It’s been over a year since I first discovered ds106 and it’s amazing to me how much creative energy I’ve discovered since then – I’ve made more work in the past year than I have in the previous ten, seriously.

Ok this isn’t exactly true, I’ve made many things over the past decade, but they’ve principally been of the industrial sort – client work mostly. There’s a lot I’m proud of, particularly media materials for my wife’s non-profit Row New York (videos like Monique and Because I Row (with Daniel Phelps) as well as photography and design).

But in the last year I’ve begun to make work that reminds me of the work I used to make. Back then I made lots of stuff, all sorts of stuff, but when I made it, I was just creating, and creating and never reflecting. Despite that fact that I was in an MFA program, I was prickly about critiques, always evasive about why I made this or that. And it wasn’t because I thought ‘my art should speak for itself,’ it was because I didn’t have any confidence or sense of how or why to describe what the heck I was doing.

So probably more important than the creative energy that I’ve rediscovered is the feeling that I can and should describe my work. I falter at this effort (it’s taken two weeks to write this post and only a few hours to make Cary Grant into a track star), but it’s one I realize I need and want to work on. I want to be more confident and comfortable describing my work, not just making it.

This summer I’m hoping to focus my energy toward a bigger project. One that’s inspired by the ds106 mashup, pop culture, ‘make art dammit‘ mantra. Above is an animated movie poster for Alfred Hitchcock’s classic North by Northwest. I previously created one  for Rear Window, and I love making these. So I’m thinking I should commit to a series, six? A dozen? I’m not sure.

But I’m also thinking about something else. Earlier this semester I read an article in the New Yorker about Christain Marclay’s mashup masterpiece ‘The Clock.‘ Marclay assembled thousands of clips from films that referenced time into a 24 hour mashup movie, that when viewed it would reference the present moment in time. So if you happened to start watching at 11AM, the clips you’d see would reflect that time.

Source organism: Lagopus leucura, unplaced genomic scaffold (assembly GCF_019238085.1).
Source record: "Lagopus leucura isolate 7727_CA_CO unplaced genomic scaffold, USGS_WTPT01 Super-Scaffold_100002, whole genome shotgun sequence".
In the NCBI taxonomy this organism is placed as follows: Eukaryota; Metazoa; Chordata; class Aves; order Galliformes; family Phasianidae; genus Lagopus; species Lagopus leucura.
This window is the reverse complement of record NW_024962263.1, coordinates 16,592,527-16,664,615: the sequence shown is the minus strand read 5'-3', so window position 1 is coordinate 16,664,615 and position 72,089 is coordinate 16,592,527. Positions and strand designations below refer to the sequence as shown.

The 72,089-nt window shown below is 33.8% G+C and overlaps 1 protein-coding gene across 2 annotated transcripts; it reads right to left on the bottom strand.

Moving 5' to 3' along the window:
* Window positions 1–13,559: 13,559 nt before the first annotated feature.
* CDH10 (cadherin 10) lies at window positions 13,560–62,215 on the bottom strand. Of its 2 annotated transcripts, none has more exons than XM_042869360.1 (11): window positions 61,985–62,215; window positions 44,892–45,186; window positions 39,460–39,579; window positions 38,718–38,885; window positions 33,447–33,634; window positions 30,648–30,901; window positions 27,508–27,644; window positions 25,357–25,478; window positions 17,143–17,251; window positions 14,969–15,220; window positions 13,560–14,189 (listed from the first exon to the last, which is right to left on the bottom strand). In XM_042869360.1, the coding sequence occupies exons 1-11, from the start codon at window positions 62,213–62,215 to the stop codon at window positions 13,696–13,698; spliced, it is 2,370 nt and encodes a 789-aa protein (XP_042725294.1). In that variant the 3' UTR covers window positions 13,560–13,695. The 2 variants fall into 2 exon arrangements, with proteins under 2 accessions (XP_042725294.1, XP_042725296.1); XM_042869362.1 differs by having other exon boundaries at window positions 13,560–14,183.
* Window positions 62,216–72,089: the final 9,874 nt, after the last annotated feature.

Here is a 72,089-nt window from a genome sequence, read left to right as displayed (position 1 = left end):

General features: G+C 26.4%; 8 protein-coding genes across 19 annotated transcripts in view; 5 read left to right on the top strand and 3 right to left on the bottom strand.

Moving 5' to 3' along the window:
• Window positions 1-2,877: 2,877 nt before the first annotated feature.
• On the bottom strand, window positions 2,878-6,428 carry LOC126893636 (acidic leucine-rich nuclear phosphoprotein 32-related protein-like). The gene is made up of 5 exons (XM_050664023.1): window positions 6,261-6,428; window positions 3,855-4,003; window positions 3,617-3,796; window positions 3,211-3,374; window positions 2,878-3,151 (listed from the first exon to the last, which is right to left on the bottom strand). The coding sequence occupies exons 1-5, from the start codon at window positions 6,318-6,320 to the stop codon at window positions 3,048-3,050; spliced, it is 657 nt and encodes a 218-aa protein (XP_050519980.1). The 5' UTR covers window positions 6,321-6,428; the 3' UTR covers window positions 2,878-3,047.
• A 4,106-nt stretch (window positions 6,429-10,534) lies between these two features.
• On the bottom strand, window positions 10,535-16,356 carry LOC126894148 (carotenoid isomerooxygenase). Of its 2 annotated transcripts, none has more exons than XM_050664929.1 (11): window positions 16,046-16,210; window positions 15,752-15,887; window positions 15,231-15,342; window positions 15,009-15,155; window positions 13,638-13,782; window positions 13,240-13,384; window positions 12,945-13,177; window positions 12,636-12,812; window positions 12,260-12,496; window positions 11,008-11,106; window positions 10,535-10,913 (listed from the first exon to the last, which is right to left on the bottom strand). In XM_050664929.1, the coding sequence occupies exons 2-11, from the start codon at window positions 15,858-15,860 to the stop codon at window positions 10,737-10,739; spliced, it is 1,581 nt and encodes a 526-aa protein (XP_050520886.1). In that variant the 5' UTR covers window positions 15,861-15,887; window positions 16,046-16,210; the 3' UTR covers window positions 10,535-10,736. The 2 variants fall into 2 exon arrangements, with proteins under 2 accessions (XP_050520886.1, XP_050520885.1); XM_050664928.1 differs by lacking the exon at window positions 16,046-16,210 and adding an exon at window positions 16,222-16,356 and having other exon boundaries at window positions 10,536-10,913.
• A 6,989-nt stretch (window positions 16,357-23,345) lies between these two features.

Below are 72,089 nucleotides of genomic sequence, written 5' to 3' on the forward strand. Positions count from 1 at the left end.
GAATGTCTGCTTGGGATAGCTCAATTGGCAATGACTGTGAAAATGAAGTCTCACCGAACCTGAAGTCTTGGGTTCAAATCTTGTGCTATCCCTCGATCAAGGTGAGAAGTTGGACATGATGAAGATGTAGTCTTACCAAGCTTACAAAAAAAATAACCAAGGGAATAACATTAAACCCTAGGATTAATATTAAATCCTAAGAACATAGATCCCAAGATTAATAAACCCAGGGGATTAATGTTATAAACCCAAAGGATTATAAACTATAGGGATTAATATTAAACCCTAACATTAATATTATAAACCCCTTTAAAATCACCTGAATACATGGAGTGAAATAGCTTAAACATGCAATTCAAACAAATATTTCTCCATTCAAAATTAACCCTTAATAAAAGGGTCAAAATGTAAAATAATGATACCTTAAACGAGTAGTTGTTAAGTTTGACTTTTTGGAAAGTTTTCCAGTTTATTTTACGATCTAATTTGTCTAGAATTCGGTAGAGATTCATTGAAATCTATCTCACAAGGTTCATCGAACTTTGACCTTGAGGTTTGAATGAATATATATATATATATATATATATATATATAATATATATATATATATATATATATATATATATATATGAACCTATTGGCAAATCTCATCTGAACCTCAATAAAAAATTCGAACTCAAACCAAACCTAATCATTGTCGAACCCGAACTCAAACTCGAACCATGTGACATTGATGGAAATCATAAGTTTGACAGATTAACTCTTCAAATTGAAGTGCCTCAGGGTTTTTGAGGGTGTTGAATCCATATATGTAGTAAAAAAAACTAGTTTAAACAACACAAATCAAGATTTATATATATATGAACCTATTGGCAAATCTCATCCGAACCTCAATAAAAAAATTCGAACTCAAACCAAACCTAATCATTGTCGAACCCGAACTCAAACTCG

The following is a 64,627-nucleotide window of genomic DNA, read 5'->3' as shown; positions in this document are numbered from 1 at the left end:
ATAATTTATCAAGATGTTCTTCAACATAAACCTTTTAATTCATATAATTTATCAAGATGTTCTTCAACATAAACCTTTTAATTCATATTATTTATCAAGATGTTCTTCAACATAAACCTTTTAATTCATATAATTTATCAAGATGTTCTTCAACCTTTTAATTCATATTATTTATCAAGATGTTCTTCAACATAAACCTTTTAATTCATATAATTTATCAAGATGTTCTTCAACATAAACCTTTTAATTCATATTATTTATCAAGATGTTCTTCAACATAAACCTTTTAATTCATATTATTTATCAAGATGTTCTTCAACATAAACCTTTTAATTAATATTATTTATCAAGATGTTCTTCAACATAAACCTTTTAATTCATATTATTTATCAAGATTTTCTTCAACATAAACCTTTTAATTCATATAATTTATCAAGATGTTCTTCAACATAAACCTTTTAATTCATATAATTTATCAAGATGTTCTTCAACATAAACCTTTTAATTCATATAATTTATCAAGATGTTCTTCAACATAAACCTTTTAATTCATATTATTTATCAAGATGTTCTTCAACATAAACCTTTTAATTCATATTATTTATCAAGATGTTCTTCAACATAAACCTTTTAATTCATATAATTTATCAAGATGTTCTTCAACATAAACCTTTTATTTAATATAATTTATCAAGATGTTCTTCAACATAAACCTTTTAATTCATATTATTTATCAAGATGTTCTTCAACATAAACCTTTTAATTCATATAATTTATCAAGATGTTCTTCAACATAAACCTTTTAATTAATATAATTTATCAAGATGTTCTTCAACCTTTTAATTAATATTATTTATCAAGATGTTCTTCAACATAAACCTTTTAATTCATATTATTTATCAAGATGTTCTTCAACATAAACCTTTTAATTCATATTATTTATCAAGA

How crazy is that? A T-W-E-N-T-Y F-O-U-R H-O-U-R movie, about time. It apparently took Marclay 2 years of slaving over his computer to create it. And its supposed to be amazing. You can only see it in galleries or museums. And I’m dying to see it, here’s a BBC story about the piece to give you some sense of it.

So besides animated GIFs I’m thinking about something else – it’s not a 24hr movie – I could never. But it’s a mashup that would require help. I’m thinking about telling a story about education through the innumerable portraits created of teachers and students in movies. I feel like there might be something we could learn from these portraits of schooling.

I’m picturing a mashup of scenes that portray high school and the interactions between students, teachers, parents, and principals. I want to see what will happen if I create interactions between characters from the Blackboard Jungle and the Breakfast Club. Too crazy?

Anyway that’s where I’m thinking of pointing my creative efforts – Hitchcock GIFs and/or a high school mashup. I’m excited and anxious at the same time. It’s been a while since I’ve felt ready to do something like this.